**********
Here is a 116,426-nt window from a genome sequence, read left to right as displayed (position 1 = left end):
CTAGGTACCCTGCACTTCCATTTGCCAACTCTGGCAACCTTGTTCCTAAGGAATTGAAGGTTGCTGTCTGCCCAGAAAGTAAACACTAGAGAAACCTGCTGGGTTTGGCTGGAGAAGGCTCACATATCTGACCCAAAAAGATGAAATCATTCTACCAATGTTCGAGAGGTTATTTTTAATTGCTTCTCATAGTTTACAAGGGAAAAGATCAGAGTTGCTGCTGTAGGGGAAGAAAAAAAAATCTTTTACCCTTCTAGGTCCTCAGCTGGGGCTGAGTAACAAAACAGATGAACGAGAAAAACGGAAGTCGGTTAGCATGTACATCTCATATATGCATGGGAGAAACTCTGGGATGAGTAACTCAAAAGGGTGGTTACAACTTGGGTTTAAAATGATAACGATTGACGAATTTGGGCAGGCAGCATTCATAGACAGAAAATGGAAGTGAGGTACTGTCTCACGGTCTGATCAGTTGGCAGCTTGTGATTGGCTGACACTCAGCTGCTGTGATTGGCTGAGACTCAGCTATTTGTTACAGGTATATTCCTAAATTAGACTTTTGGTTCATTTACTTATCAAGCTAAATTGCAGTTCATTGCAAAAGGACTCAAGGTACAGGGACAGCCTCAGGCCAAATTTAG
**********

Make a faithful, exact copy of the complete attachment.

Here is a 116,426-nt window from a genome sequence, read left to right as displayed (position 1 = left end):
CTAGGTACCCTGCACTTCCATTTGCCAACTCTGGCAACCTTGTTCCTAAGGAATTGAAGGTTGCTGTCTGCCCAGAAAGTAAACACTAGAGAAACCTGCTGGGTTTGGCTGGAGAAGGCTCACATATCTGACCCAAAAAGATGAAATCATTCTACCAATGTTCGAGAGGTTATTTTTAATTGCTTCTCATAGTTTACAAGGGAAAAGATCAGAGTTGCTGCTGTAGGGGAAGAAAAAAAAATCTTTTACCCTTCTAGGTCCTCAGCTGGGGCTGAGTAACAAAACAGATGAACGAGAAAAACGGAAGTCGGTTAGCATGTACATCTCATATATGCATGGGAGAAACTCTGGGATGAGTAACTCAAAAGGGTGGTTACAACTTGGGTTTAAAATGATAACGATTGACGAATTTGGGCAGGCAGCATTCATAGACAGAAAATGGAAGTGAGGTACTGTCTCACGGTCTGATCAGTTGGCAGCTTGTGATTGGCTGACACTCAGCTGCTGTGATTGGCTGAGACTCAGCTATTTGTTACAGGTATATTCCTAAATTAGACTTTTGGTTCATTTACTTATCAAGCTAAATTGCAGTTCATTGCAAAAGGACTCAAGGTACAGGGACAGCCTCAGGCCAAATTTAG